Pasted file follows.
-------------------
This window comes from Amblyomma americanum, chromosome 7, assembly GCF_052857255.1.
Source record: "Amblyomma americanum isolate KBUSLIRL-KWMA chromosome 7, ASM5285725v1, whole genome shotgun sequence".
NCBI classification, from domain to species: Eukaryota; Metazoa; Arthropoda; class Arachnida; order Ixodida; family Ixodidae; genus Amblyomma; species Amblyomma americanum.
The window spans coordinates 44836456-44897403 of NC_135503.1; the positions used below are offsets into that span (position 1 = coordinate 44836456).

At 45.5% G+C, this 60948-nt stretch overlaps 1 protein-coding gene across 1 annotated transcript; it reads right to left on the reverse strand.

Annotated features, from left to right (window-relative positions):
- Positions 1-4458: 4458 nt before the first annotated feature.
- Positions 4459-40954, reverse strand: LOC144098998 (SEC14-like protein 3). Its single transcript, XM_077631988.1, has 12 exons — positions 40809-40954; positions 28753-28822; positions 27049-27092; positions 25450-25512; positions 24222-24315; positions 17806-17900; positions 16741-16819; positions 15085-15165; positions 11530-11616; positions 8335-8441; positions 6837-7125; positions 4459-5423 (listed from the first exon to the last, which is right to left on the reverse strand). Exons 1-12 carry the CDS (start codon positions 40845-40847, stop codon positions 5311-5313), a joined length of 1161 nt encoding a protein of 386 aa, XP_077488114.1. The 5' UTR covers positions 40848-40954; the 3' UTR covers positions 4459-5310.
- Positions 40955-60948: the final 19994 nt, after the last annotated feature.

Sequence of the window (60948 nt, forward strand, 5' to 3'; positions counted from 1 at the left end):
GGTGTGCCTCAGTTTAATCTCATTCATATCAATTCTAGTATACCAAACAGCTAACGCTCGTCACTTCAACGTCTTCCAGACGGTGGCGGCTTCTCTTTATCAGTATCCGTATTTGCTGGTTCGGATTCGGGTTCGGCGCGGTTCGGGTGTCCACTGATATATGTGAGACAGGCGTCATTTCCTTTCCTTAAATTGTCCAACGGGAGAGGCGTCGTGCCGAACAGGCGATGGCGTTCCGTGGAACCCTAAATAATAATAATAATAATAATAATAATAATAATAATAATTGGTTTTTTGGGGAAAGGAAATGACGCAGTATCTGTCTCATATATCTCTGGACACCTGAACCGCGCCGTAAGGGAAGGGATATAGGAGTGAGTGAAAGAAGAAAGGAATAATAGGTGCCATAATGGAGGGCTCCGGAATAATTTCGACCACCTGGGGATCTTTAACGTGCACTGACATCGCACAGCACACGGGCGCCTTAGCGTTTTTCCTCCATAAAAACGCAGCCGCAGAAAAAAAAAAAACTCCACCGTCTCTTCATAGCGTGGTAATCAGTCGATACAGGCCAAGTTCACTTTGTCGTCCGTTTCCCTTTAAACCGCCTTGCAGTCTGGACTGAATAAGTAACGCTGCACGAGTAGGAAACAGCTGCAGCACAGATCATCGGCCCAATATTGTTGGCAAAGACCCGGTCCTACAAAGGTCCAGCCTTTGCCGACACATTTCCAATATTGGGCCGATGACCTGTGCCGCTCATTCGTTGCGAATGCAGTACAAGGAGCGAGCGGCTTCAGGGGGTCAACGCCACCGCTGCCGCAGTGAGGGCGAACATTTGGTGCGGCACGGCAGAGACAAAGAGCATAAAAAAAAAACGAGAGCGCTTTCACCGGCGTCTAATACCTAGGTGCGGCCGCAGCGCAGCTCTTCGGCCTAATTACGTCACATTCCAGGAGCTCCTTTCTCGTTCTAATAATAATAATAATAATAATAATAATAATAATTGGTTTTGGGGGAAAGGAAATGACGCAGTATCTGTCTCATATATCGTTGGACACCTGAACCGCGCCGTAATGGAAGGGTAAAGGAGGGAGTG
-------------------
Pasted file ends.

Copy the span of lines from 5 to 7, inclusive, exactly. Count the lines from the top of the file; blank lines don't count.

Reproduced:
At 45.5% G+C, this 60948-nt stretch overlaps 1 protein-coding gene across 1 annotated transcript; it reads right to left on the reverse strand.

Annotated features, from left to right (window-relative positions):
- Positions 1-4458: 4458 nt before the first annotated feature.